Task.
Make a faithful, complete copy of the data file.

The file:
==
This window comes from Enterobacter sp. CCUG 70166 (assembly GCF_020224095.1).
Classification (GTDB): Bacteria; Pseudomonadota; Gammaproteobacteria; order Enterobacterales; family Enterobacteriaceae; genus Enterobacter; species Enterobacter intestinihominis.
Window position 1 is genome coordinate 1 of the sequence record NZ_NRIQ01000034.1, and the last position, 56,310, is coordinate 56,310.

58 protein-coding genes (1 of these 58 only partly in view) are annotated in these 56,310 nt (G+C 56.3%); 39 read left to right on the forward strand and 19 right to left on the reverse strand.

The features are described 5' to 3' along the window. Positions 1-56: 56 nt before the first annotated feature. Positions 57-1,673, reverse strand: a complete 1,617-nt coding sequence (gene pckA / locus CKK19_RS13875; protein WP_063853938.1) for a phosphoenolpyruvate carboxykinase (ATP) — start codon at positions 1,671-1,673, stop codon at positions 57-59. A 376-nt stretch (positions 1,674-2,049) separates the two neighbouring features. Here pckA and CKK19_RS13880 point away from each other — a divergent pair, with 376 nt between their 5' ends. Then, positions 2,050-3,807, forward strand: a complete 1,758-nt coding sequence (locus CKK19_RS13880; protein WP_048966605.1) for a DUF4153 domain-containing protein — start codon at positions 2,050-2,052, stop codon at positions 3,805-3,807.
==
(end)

This window comes from Enterobacter sp. CCUG 70166 (assembly GCF_020224095.1).
Classification (GTDB): Bacteria; Pseudomonadota; Gammaproteobacteria; order Enterobacterales; family Enterobacteriaceae; genus Enterobacter; species Enterobacter intestinihominis.
Window position 1 is genome coordinate 1 of the sequence record NZ_NRIQ01000034.1, and the last position, 56,310, is coordinate 56,310.

58 protein-coding genes (1 of these 58 only partly in view) are annotated in these 56,310 nt (G+C 56.3%); 39 read left to right on the forward strand and 19 right to left on the reverse strand.

The features are described 5' to 3' along the window. Positions 1-56: 56 nt before the first annotated feature. Positions 57-1,673, reverse strand: a complete 1,617-nt coding sequence (gene pckA / locus CKK19_RS13875; protein WP_063853938.1) for a phosphoenolpyruvate carboxykinase (ATP) — start codon at positions 1,671-1,673, stop codon at positions 57-59. A 376-nt stretch (positions 1,674-2,049) separates the two neighbouring features. Here pckA and CKK19_RS13880 point away from each other — a divergent pair, with 376 nt between their 5' ends. Then, positions 2,050-3,807, forward strand: a complete 1,758-nt coding sequence (locus CKK19_RS13880; protein WP_048966605.1) for a DUF4153 domain-containing protein — start codon at positions 2,050-2,052, stop codon at positions 3,805-3,807.